Computational complexity seems to be used quite a lot in cryptographic papers.

The time complexity I am referring to is the one from Computational Complexity Theory.

Are these two the same things?


There are many different cost models for computation, of which time (measured by some clock) is only one.

  • How many seconds must we wait to run this algorithm? [time, measured in seconds]
  • How many CPU cycles does it cost run this algorithm? [time, measured in CPU cycles]
  • How many bits of memory does this algorithm use? [space]
  • How many NAND gates does it take to represent this algorithm as a logic circuit? [NAND metric]
  • How many bits are in the description of the program, how many bits of memory does it use, and how long does it take to run assuming a bit operation and a memory reference each take one unit of time? [RAM metric]
  • How large a silicon die does it take to run this algorithm, and for how long must we power it? [AT metric]
  • How many joules of energy will it cost to run this algorithm? [energy]
  • How many yen does it cost to run this algorithm? [pocketbook]

The answer to each of these questions may be a complicated function of the size of the input, or of the input itself. For example, the worst-case RAM cost of quicksort is a quadratic polynomial function of the input size, $an^2 + bn + c$, for some coefficients $a$, $b$, and $c$ that depend on exactly how we write it, while on optimal inputs the RAM cost is $u n + v$.

Complexity theory is usually not concerned with the coefficients $a$, $b$, and $c$ but with the degree of the polynomial, $O(n^2)$ vs. $O(n)$, or other qualitatively different shapes of growth curves like $O(2^n)$, $O(\log n)$, $O(A^{-1}(n))$ where $A(n)$ is the Ackermann function, etc., in whichever cost model you're considering.

Computational complexity may refer to any of the cost models; time complexity usually just refers to the time-based ones—for example, the time complexity of heap sort is $O(n \log n)$ while the space complexity is $O(n)$, assuming memory access cost is constant, yet in the more realistic AT metric the best-known cost of sorting a length-$n$ array of $n$-bit numbers is $n^{1.5 + o(1)} = (n\sqrt n)^{o(1)}$ owing in part to communication costs on a silicon mesh.

The last three cost models are the really important ones for studying cryptanalytic attacks, because they are connected to real-world economic costs of attacks: the AT metric, which is easy to formalize and study for algorithms, is a good proxy for the energy cost, and energy cost essentially determines pocketbook cost.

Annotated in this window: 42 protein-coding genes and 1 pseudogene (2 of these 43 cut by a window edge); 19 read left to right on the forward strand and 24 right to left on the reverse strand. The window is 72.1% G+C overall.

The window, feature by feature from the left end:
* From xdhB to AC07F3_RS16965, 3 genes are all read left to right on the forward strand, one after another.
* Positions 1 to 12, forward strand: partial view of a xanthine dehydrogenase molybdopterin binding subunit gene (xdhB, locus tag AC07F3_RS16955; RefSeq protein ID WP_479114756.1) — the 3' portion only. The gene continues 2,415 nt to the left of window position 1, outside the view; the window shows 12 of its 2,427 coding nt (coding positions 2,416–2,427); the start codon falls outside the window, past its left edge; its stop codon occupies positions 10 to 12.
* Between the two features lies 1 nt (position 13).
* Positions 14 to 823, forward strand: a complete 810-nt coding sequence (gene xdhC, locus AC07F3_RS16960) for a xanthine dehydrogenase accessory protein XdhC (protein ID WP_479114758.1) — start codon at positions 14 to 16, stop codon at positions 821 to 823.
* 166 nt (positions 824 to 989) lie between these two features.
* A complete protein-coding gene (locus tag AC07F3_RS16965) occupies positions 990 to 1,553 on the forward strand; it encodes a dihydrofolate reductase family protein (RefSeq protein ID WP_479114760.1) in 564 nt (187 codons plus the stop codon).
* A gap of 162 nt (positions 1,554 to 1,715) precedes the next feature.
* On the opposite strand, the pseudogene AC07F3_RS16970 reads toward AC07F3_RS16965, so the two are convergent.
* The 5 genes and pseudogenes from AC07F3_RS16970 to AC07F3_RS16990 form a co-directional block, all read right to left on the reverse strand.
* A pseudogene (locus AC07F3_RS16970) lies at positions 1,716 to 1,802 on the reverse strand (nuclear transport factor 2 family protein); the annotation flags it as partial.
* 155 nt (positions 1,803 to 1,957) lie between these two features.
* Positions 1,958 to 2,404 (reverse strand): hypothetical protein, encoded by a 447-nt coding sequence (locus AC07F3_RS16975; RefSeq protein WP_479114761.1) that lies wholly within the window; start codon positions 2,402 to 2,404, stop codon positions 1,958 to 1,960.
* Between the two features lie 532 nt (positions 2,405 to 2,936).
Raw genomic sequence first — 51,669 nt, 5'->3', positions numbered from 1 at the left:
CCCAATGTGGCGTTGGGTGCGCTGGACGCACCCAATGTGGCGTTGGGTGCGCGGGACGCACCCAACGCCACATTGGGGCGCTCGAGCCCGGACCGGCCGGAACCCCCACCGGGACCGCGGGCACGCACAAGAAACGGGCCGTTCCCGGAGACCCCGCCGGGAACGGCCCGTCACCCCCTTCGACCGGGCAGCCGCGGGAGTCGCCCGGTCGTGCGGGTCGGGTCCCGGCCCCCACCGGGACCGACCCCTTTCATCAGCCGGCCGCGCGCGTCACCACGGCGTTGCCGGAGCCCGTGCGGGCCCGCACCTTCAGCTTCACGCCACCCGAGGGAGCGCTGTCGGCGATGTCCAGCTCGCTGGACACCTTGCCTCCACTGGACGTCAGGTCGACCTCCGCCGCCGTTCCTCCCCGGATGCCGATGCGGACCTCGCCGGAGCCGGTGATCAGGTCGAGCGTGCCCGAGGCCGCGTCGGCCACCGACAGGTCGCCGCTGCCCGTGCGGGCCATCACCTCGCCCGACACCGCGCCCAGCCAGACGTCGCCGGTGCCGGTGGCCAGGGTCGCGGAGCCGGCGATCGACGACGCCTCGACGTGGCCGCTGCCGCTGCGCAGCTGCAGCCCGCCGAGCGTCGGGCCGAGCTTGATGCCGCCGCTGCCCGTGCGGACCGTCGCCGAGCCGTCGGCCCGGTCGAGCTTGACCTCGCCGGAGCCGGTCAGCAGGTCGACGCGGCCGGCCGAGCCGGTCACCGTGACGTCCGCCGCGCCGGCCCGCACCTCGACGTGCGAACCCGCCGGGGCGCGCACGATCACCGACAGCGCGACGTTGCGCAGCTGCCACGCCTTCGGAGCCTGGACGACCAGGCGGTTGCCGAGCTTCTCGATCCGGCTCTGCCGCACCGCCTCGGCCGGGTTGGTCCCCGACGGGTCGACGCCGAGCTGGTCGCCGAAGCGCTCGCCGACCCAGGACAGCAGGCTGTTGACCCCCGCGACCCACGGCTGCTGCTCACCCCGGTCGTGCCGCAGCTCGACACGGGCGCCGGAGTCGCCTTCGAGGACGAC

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    $\begingroup$ It's still quite unclear as to the difference between computational complexity and time complexity from your answer. I understand that there are many different cost models from your answer $\endgroup$ Aug 23 '19 at 18:13
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    $\begingroup$ @WeCanBeFriends computational complexity is a wider definition that encompass time complexity (AFAICT) and also other complexities. It's the sum of all practical complexities affecting your cost and speed of computation. $\endgroup$
    – Natanael
    Aug 23 '19 at 19:35
  • $\begingroup$ @WeCanBeFriends: The difference between computational complexity and time complexity is the same as the difference between a vehicle and a Toyota Camry. $\endgroup$ Aug 26 '19 at 15:21

In short: Yes.

Complexity theory makes a distinction, where you don't care about time and only limit space. And there are still interesting differences there in theory. That case isn't considered when cryptographers talk about computational complexity, because in that scenario, a Brute Force algorithm will always win - which is not very interesting.

Btw., keep in mind, limiting time automatically limits space. For example you can not read or write exponentially many bits when the time complexity is polynomial.

  • $\begingroup$ To re-iterate; so cryptographers, disregard space complexity for the most part, and so computational complexity can be seen as time complexity? You mentioned "in short", so I'm guessing that I cannot simply replace all mentions of "computational complexity" with "time complexity" without losing meaning? $\endgroup$ Aug 23 '19 at 18:16
  • $\begingroup$ @WeCanBeFriends usually yes. Exceptions involve memory hard functions for password hashing and similar techniques. $\endgroup$
    – Natanael
    Aug 23 '19 at 19:37
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    $\begingroup$ Cryptographers do not generally disregard space complexity. Sometimes they do, but that often leads to wildly unrealistic cost estimates for algorithms like the alleged MD5 preimage attack which are actually far more expensive than generic attacks. A bound on time implies a bound on space, but the converse is not true. $\endgroup$ Aug 24 '19 at 0:11
  • $\begingroup$ @WeCanBeFriends I would say, cryptographers care about the overall picture and realistic settings (with fairly large margins over the current global limits of computation and known algorithms). The mindset 'disregard one aspect for theory's purpose' is only part of the mindset in complexity theory. That's why I stated, you can't disregard space in either field - only limiting time and not space makes no sense in either field (unless you allow reading and writing unlimited information per operation, like working with numbers with infinite precision. Which isn't realistic in classical computing) $\endgroup$
    – tylo
    Aug 24 '19 at 22:25

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